Interview with Deborah Loh

Major

Communication

Current Position

Journalist

GC Graduation Year

1996


Why or how did you choose your field? Were there specific experiences that influenced you?

Since I was a teenager, I’ve always wanted to be a journalist. There were no specific influences; I was just drawn to the idea of exploring, witnessing history in the making, meeting new people, and being able to tell their stories.

Gradually, I learned about the role of the media as a watchdog on society and government and the importance of its public service role. I got drawn to the idea that as a journalist, I could help build communities, or bridge them where there were divides, and hold power and authority accountable. These things sealed my decision to become a journalist.

What’s exciting about your job or field?

Meeting people, being in places, and having experiences I wouldn’t otherwise have had. The chance to discover something new about the world, my country or about someone every day in the course of covering the news. Being able to contribute to public discourse about pressing issues facing my country.

What has been a challenge in your career journey?

To write with a fresh perspective, to write with hope and not be jaded, especially when repeatedly covering the same issues, eg. systemic corruption in the public sector, political scandal, or communal politics.

Looking back, would you do anything differently?

I would not have done a major in mass communications. I would have done mass comm as a minor instead, and for a major, studied something like history, politics, law, sociology, or economics. In hindsight, I feel writing for the media and learning about journalistic principles was something I could have learned in a minor, and honed on the job. But having in-depth knowledge of a particular field would be advantageous, I feel, when covering news beats like politics, business, or science. I now know many journalists who were previously lawyers, accountants, bankers, and who were trained in these other disciplines.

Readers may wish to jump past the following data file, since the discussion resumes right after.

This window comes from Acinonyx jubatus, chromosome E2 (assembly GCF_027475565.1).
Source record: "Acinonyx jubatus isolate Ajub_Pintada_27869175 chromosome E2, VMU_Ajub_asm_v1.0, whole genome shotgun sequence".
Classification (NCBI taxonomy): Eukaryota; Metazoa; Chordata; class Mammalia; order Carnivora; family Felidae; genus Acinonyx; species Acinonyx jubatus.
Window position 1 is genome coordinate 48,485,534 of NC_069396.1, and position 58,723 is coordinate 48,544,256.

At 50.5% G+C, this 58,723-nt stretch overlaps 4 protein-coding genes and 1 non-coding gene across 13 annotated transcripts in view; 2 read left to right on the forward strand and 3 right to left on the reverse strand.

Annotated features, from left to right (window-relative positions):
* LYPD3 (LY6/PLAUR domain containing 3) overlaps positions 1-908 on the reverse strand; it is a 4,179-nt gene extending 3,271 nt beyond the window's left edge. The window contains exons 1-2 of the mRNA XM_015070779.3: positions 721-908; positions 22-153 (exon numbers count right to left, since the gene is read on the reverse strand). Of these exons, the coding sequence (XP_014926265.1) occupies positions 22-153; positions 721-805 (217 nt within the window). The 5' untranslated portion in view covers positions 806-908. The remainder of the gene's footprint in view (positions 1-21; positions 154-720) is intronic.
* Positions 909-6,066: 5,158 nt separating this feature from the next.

I think specializing in an area of writing might also be the way forward in journalism careers because of social media. Now, anyone can be a citizen journalist by observing an event and posting their observations or commentary online. I’m wondering if, the more democratized information and news gets, the more necessary specialist writers will become to media organizations as a matter of positioning and value-add. And if you one day no longer want to be a journalist, you have another discipline to fall back on when looking for a new job.

How did your liberal arts education assist you in your journey?

It was precisely because of a multicultural, liberal arts education and the broad thinking that came along with that kind education that helped me to grasp concepts from various disciplines so that I could write on a range of topics throughout my career.

Did anyone offer you some memorable advice that you’d like to pass on? Or…what advice would you give to a young person just starting out?

Various bits of advice I’ve received over time from colleagues:

  • If you already know that you want to be a journalist, think about what kind of journalism you want to do, what you want to write about. Then work towards specializing in that field.
  • Have an opinion. A neutral article is boring and may not help further public discourse. Objectivity in the news is a myth; rather, it is a tool that helps you form your opinion as fairly as possible.
  • Be patient when you first start out. Cover every mediocre assignment given to you. Sometimes your editors want to see what you’re made of, rather than how well you write or what you know.